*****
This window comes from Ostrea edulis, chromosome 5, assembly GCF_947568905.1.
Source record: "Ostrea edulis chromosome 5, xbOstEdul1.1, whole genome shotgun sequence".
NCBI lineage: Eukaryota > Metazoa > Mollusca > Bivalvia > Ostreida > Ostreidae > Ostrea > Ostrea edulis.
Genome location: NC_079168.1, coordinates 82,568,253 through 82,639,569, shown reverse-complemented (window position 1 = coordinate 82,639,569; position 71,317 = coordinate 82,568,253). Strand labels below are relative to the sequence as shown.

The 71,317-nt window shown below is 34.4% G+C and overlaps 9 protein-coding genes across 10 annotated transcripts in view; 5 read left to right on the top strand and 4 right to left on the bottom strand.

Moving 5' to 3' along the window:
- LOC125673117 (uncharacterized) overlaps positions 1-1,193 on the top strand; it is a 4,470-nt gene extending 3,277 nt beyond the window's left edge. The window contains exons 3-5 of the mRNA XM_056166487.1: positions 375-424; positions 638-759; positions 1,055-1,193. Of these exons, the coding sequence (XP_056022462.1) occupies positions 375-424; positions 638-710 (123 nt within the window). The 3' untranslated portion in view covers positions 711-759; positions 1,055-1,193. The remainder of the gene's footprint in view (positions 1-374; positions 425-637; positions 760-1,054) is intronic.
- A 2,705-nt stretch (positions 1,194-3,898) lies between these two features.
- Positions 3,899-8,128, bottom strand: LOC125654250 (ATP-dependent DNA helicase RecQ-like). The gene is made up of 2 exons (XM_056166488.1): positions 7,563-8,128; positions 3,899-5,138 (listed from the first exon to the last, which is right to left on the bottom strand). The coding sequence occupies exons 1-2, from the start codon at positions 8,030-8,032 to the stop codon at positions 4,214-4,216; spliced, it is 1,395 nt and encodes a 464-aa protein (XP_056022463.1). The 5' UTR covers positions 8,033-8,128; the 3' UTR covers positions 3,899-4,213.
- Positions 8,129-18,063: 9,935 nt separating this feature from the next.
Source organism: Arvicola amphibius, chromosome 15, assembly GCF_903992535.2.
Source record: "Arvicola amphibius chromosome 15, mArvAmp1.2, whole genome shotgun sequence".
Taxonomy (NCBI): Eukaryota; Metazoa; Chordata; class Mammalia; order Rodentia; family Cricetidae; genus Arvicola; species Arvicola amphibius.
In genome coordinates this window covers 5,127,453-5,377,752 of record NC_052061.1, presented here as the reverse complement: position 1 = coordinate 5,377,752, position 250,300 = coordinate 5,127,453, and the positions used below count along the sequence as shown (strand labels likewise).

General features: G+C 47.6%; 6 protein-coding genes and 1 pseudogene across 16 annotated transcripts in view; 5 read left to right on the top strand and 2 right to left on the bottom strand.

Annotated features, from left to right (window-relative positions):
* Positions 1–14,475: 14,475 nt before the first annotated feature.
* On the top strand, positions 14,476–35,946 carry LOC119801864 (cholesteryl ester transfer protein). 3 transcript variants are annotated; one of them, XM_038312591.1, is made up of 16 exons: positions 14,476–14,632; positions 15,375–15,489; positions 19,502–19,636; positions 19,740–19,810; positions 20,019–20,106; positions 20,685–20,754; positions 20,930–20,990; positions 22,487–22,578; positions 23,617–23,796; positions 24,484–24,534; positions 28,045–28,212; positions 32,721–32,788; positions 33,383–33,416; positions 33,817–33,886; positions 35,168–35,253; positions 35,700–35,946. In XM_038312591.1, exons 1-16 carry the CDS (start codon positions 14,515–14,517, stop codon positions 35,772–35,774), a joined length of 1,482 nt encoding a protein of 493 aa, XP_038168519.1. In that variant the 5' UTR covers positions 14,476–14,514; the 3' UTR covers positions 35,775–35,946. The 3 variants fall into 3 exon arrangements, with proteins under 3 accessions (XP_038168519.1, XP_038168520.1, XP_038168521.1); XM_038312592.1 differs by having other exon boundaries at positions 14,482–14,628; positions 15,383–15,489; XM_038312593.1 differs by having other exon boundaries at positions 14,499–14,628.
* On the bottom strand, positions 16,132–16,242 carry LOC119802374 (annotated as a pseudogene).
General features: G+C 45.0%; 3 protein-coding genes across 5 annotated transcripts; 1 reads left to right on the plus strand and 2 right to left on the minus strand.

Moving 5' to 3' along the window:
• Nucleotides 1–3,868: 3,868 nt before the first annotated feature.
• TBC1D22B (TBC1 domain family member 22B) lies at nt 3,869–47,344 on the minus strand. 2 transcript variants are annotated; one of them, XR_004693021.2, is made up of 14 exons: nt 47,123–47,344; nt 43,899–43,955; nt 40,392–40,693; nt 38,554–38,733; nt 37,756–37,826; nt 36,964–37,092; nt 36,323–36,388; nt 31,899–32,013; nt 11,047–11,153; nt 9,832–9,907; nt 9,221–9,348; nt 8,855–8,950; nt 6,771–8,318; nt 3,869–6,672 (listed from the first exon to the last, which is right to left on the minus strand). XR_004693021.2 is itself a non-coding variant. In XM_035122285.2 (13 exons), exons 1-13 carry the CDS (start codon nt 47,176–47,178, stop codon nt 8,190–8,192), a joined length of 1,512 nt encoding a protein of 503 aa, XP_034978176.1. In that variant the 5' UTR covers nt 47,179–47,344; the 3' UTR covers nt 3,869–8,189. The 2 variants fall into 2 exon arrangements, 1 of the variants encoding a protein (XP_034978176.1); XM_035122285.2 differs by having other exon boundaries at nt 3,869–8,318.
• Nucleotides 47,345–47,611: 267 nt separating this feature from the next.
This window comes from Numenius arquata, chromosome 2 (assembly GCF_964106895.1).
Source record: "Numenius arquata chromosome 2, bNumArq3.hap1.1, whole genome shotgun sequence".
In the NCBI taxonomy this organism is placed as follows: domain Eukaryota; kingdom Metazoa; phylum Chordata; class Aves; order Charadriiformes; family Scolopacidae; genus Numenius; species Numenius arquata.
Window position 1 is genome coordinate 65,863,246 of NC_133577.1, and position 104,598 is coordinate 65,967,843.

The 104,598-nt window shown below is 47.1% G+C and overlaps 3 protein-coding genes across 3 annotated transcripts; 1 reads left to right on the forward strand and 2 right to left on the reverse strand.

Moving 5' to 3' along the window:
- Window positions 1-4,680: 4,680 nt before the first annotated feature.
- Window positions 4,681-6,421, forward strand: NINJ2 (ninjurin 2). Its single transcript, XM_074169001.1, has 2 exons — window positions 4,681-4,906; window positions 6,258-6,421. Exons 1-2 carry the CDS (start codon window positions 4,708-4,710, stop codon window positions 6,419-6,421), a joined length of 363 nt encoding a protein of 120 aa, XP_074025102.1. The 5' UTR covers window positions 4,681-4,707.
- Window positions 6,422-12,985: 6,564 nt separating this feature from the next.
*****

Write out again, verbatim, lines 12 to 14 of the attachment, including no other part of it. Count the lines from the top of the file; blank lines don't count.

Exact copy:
Source record: "Arvicola amphibius chromosome 15, mArvAmp1.2, whole genome shotgun sequence".
Taxonomy (NCBI): Eukaryota; Metazoa; Chordata; class Mammalia; order Rodentia; family Cricetidae; genus Arvicola; species Arvicola amphibius.
In genome coordinates this window covers 5,127,453-5,377,752 of record NC_052061.1, presented here as the reverse complement: position 1 = coordinate 5,377,752, position 250,300 = coordinate 5,127,453, and the positions used below count along the sequence as shown (strand labels likewise).